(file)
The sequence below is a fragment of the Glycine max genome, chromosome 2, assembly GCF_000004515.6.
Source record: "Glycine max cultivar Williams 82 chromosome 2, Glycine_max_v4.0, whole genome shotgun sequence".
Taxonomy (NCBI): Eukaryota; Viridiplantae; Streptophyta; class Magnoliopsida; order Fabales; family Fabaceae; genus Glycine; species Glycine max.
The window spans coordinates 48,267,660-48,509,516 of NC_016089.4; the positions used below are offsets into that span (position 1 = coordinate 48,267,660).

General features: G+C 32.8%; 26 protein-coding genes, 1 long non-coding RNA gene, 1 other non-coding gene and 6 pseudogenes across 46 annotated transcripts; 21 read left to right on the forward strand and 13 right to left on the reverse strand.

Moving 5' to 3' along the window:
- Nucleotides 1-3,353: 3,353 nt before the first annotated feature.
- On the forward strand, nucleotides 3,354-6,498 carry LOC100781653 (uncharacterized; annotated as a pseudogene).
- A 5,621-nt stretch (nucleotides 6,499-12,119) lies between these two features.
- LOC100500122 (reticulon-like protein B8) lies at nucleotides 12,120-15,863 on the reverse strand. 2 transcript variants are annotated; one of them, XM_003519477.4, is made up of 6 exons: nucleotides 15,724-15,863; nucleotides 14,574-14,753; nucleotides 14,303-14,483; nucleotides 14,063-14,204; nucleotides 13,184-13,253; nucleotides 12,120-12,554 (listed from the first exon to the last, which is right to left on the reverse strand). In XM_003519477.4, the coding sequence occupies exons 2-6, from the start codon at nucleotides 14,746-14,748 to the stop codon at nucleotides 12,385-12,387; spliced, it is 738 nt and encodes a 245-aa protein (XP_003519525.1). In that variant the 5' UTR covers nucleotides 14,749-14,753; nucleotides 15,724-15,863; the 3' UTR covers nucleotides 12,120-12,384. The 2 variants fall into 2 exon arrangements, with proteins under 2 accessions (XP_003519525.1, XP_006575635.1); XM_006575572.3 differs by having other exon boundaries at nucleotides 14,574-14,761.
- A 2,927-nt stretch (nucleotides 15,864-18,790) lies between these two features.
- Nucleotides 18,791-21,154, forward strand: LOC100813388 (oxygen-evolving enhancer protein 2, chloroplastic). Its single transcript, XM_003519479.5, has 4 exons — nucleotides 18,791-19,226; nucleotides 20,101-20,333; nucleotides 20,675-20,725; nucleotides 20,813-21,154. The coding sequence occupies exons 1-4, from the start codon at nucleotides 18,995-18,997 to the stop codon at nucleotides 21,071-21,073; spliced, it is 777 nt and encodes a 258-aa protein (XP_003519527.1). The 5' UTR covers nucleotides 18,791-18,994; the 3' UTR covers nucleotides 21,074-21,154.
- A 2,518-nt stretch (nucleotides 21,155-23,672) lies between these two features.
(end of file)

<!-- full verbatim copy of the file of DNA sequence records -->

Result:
The sequence below is a fragment of the Glycine max genome, chromosome 2, assembly GCF_000004515.6.
Source record: "Glycine max cultivar Williams 82 chromosome 2, Glycine_max_v4.0, whole genome shotgun sequence".
Taxonomy (NCBI): Eukaryota; Viridiplantae; Streptophyta; class Magnoliopsida; order Fabales; family Fabaceae; genus Glycine; species Glycine max.
The window spans coordinates 48,267,660-48,509,516 of NC_016089.4; the positions used below are offsets into that span (position 1 = coordinate 48,267,660).

General features: G+C 32.8%; 26 protein-coding genes, 1 long non-coding RNA gene, 1 other non-coding gene and 6 pseudogenes across 46 annotated transcripts; 21 read left to right on the forward strand and 13 right to left on the reverse strand.

Moving 5' to 3' along the window:
- Nucleotides 1-3,353: 3,353 nt before the first annotated feature.
- On the forward strand, nucleotides 3,354-6,498 carry LOC100781653 (uncharacterized; annotated as a pseudogene).
- A 5,621-nt stretch (nucleotides 6,499-12,119) lies between these two features.
- LOC100500122 (reticulon-like protein B8) lies at nucleotides 12,120-15,863 on the reverse strand. 2 transcript variants are annotated; one of them, XM_003519477.4, is made up of 6 exons: nucleotides 15,724-15,863; nucleotides 14,574-14,753; nucleotides 14,303-14,483; nucleotides 14,063-14,204; nucleotides 13,184-13,253; nucleotides 12,120-12,554 (listed from the first exon to the last, which is right to left on the reverse strand). In XM_003519477.4, the coding sequence occupies exons 2-6, from the start codon at nucleotides 14,746-14,748 to the stop codon at nucleotides 12,385-12,387; spliced, it is 738 nt and encodes a 245-aa protein (XP_003519525.1). In that variant the 5' UTR covers nucleotides 14,749-14,753; nucleotides 15,724-15,863; the 3' UTR covers nucleotides 12,120-12,384. The 2 variants fall into 2 exon arrangements, with proteins under 2 accessions (XP_003519525.1, XP_006575635.1); XM_006575572.3 differs by having other exon boundaries at nucleotides 14,574-14,761.
- A 2,927-nt stretch (nucleotides 15,864-18,790) lies between these two features.
- Nucleotides 18,791-21,154, forward strand: LOC100813388 (oxygen-evolving enhancer protein 2, chloroplastic). Its single transcript, XM_003519479.5, has 4 exons — nucleotides 18,791-19,226; nucleotides 20,101-20,333; nucleotides 20,675-20,725; nucleotides 20,813-21,154. The coding sequence occupies exons 1-4, from the start codon at nucleotides 18,995-18,997 to the stop codon at nucleotides 21,071-21,073; spliced, it is 777 nt and encodes a 258-aa protein (XP_003519527.1). The 5' UTR covers nucleotides 18,791-18,994; the 3' UTR covers nucleotides 21,074-21,154.
- A 2,518-nt stretch (nucleotides 21,155-23,672) lies between these two features.